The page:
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Razer's DeathAdder 6400 DPI Gaming Mouse On Linux

Hardware

Published on 28 January 2014 12:33 PM EST
Written by Michael Larabel in Hardware
22 Comments

While new games continue to be announced for Linux almost daily and Valve's SteamOS and Steam Machines efforts are pushing more hardware vendors towards looking at Linux support, leading gaming peripheral manufacturer Razer still goes without Linux support.

Razer's range of keyboards, mice, audio devices, and other gaming peripherals are incredibly popular with gamers. It's great hardware! Even without any official Linux support, I have reviewed many Razer products on Linux in past years on Phoronix. Generally the hardware will work -- for gaming mice and keyboards they're generally working with the generic HID input driver on Linux so all basic support is in place. Sometimes extra key functionality will work and it's great when on mice they embed a sensitivity control through an extra button. Along side their Windows gaming focus they have also supported OS X for several years.

As Linux gaming advances, hopefully Razer Synapse will be ported to Linux. In the past we've heard of them dabbling with Linux or in the early days even talk of open-sourcing their software solution, but nothing has publicly materialized. The reason for today's post though is to comment on the Razer DeathAdder 2013 and to share news about a new, independent Razer Linux utility.

Razer's DeathAdder 6400 DPI Gaming Mouse On Linux

In some of the years past we have seen a few basic open-source utilities come about for Razer mice, like Razer Tool to modify various settings of the device under Linux. These tools have been developed through USB reverse-engineering. All the tools I had known of from years ago are no longer maintained, but after recently picking up a new DeathAdder mouse, I'm pleased to see there's a new one: Razercfg.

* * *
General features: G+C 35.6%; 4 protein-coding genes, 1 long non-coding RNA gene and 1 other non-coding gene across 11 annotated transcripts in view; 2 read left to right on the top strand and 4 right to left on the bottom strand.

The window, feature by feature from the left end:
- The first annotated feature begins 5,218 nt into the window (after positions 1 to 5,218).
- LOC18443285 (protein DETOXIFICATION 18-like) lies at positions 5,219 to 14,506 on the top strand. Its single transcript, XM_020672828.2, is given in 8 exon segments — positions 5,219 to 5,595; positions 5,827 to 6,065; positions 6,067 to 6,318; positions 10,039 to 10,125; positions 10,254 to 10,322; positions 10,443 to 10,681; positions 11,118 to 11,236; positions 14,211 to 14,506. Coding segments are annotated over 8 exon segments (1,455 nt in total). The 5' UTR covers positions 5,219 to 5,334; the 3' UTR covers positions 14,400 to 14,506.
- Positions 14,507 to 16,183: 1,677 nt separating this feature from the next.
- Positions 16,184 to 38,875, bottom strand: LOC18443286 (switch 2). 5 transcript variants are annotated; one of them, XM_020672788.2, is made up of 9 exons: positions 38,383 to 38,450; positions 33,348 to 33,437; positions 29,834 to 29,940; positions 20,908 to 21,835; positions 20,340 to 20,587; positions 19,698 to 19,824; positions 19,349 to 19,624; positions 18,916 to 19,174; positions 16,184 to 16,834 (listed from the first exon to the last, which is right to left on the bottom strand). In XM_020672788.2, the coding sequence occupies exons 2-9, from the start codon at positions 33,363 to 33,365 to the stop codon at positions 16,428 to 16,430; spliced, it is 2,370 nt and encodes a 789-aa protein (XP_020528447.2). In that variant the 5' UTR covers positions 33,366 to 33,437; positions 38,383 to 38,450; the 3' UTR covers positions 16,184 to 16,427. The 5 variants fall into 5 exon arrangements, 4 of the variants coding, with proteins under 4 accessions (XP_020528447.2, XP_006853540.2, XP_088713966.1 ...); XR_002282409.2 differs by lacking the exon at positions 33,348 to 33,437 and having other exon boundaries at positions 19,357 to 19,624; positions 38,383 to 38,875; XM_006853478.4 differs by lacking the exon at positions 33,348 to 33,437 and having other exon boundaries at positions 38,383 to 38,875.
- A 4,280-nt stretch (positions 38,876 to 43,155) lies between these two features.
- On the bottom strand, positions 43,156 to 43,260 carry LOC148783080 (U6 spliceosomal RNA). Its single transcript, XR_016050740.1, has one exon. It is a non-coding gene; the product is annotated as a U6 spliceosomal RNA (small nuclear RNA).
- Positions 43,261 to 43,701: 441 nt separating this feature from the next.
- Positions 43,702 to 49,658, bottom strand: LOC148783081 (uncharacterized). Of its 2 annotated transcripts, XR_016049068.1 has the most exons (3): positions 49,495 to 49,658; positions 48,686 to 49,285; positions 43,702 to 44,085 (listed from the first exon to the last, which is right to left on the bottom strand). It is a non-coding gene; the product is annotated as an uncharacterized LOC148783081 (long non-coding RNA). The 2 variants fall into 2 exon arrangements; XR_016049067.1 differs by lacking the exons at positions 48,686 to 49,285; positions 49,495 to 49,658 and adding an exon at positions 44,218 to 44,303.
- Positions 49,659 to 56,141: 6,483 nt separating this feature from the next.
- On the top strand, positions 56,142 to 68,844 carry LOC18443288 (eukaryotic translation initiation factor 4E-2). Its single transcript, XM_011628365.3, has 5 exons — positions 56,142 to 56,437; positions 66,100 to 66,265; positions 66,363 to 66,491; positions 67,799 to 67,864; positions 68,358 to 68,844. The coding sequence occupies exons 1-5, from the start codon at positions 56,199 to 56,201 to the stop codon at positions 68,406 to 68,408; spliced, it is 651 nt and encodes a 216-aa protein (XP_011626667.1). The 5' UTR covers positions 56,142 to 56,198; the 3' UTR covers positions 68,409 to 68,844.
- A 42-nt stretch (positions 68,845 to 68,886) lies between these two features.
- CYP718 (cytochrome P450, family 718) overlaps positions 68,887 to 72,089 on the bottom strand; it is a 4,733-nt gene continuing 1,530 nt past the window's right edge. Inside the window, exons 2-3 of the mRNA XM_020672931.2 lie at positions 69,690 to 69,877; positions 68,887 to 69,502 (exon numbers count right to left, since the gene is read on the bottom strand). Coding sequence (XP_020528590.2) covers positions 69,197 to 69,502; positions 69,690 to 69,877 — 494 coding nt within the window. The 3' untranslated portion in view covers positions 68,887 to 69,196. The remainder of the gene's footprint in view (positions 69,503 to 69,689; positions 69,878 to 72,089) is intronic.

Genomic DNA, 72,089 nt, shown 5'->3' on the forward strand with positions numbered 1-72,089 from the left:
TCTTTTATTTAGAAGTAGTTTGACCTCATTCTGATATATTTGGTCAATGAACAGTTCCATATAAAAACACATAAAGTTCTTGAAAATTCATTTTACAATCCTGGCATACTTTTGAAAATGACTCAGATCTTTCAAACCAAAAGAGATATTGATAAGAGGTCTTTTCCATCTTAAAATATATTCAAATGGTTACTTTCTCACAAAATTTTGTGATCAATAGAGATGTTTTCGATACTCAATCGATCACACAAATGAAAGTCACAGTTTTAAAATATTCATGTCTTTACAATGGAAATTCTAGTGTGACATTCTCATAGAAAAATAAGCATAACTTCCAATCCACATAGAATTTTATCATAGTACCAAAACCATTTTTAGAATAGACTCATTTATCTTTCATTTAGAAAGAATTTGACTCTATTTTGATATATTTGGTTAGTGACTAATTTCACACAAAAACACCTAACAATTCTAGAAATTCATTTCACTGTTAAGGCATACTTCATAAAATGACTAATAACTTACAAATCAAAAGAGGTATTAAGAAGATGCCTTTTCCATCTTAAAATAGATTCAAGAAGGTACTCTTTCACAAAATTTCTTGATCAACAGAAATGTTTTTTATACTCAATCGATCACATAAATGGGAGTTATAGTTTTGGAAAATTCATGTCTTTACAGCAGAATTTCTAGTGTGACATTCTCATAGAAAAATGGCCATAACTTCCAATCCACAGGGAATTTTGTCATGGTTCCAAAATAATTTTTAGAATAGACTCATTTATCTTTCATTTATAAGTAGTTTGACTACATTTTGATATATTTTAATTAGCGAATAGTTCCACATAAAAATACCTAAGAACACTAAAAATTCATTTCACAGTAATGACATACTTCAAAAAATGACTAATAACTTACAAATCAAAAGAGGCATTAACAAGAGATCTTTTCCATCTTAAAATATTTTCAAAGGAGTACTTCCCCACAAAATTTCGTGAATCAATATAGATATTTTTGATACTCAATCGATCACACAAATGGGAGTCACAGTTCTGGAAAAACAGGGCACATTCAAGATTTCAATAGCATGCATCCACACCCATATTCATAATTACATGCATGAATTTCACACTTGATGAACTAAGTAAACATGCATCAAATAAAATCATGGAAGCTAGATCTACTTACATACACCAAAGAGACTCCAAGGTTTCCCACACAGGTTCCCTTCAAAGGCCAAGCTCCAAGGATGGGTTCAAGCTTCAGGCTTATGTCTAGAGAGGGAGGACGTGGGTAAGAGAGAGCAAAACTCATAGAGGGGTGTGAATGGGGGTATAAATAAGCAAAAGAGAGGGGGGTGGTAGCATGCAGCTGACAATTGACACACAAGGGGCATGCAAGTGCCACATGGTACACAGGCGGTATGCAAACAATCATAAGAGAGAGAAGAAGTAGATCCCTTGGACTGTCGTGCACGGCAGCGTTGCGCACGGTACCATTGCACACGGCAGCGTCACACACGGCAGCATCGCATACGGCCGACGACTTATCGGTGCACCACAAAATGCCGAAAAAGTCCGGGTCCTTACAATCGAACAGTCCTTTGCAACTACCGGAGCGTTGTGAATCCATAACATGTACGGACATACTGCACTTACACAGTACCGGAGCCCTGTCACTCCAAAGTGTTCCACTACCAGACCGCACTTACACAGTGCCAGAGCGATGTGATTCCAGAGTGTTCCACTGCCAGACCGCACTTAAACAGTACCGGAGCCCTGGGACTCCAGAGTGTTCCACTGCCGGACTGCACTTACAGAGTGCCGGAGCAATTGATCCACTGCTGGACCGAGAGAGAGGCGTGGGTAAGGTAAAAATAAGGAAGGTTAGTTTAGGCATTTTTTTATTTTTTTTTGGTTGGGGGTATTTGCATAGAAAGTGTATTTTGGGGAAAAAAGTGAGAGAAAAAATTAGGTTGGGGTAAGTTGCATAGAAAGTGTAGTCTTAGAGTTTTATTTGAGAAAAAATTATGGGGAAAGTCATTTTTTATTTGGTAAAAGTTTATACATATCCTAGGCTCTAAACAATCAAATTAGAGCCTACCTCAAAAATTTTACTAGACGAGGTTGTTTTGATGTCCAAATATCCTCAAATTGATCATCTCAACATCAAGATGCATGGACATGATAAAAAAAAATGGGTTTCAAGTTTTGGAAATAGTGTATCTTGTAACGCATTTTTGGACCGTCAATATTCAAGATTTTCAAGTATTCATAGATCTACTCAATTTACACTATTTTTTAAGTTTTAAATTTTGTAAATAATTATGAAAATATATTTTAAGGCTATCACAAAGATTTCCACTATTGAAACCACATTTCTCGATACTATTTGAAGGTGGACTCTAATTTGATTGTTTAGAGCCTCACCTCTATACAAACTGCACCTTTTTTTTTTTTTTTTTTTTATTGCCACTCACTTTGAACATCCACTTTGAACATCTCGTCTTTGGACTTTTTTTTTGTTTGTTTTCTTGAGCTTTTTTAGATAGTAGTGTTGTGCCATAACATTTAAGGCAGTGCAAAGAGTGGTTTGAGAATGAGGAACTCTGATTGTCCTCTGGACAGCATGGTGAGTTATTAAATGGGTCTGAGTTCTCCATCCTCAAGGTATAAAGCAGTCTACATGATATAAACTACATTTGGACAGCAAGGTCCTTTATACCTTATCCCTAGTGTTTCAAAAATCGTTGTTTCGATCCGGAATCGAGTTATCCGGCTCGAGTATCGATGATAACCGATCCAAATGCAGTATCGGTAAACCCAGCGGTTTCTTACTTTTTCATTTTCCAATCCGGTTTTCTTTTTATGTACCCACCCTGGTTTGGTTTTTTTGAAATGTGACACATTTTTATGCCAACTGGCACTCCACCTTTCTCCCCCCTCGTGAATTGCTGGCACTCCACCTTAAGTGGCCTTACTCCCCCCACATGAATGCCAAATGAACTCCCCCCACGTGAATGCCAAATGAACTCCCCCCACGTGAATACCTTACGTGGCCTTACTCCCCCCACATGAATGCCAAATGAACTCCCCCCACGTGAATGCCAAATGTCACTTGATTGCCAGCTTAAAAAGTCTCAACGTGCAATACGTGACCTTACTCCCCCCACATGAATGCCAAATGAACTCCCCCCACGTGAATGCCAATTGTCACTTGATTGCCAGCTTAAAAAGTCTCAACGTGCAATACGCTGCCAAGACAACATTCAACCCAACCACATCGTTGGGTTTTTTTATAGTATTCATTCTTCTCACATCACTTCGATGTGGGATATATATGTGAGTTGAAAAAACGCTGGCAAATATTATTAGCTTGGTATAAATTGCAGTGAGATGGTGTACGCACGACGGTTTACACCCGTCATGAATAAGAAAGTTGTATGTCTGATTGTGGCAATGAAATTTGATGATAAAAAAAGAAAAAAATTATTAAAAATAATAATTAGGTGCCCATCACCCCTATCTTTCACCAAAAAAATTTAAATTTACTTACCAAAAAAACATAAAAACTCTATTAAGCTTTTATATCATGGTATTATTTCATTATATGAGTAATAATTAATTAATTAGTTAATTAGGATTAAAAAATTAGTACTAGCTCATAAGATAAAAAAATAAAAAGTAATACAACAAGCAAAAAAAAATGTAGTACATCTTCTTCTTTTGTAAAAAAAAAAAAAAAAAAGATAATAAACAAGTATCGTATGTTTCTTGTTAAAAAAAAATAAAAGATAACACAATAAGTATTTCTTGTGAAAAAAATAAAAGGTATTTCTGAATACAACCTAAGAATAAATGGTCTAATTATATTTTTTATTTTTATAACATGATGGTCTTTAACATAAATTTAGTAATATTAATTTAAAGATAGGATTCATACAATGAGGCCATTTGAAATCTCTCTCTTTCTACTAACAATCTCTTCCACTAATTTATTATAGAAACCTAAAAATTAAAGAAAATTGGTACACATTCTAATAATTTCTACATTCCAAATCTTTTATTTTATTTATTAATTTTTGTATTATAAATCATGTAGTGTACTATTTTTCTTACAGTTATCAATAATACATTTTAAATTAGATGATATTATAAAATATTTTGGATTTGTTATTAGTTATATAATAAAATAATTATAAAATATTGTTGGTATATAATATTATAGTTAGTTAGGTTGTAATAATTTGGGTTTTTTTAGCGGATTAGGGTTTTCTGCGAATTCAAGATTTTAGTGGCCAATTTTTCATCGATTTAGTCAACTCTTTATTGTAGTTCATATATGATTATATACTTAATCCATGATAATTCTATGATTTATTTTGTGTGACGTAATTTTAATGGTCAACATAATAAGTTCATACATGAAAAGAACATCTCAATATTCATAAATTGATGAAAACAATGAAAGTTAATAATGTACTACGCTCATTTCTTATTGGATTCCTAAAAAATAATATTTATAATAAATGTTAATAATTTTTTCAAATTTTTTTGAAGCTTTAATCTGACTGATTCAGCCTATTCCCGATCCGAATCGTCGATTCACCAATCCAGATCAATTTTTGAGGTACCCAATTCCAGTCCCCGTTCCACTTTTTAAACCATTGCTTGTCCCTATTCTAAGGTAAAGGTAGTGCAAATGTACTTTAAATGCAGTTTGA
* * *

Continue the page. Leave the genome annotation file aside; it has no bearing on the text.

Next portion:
Razer's DeathAdder 6400 DPI Gaming Mouse On Linux

Razercfg is an open-source Razer device configuration tool with Qt4 interface. The Razercfg tool currently supports the Boomslang CE, Copperhead, DeathAdder Classic, DeathAdder 3500 DPI, DeathAdder Black Edition, Imperator Classic/2012, Krait, Lachesis Classic, Lachesis 5600 DPI, Naga Classic/2012/2014, and Tapian mice. Features like hardware profiles, frequency switching, button remapping, DPI switching, and LED switching can be easily handled on Linux through this utility.

Razer's DeathAdder 6400 DPI Gaming Mouse On Linux

For more information on Razercfg check out the project web-site and the Razer Arch Linux Wiki documentation.

Razer's DeathAdder 6400 DPI Gaming Mouse On Linux

While I have tested the original Razer DeathAdder, some weeks ago I bought the Razer DeathAdder 2013 6400 DPI mouse. This PC gaming mouse has a 6400 DPI 4G optical sensor, five programmable buttons, 1000Hz ultrapolling, and a nice ergonomic design. While I don't play any games myself, I like Razer's gaming mice for their sensitivity and enjoy using extremely high sensitive mice on the desktop.

Razer's DeathAdder 6400 DPI Gaming Mouse On Linux

The original DeathAdder had a button on the bottom of the mouse for switching the DPI and did not depend upon any driver support, but the 2013 version does not. Thus until Razercfg or another third-party utility supports this updated DeathAdder, there isn't any easy configuration support.

Razer's DeathAdder 6400 DPI Gaming Mouse On Linux

Fortunately I connected this gaming mouse to my main system that's a Retina MacBook Pro running OS X with Ubuntu Linux VMware-virtualized atop, so I just loaded Razer Synapse on the OS X side to bypass this problem for enjoying a very sensitive Ubuntu experience with this 6400 DPI mouse. Aside from the DPI adjustment shortcoming, the Razer DeathAdder 2013 has been working out great for my purposes with not depending upon profiles, button remapping, etc.

Hopefully soon enough we will see official Linux support out of Razer.

About The Author
Michael Larabel is the principal author of Phoronix.com and founded the web-site in 2004 with a focus on enriching the Linux hardware experience and being the largest web-site devoted to Linux hardware reviews, particularly for products relevant to Linux gamers and enthusiasts but also commonly reviewing servers/workstations and embedded Linux devices. Michael has written more than 10,000 articles covering the state of Linux hardware support, Linux performance, graphics hardware drivers, and other topics. Michael is also the lead developer of the Phoronix Test Suite, Phoromatic, and OpenBenchmarking.org automated testing software. He can be followed via and or contacted via .
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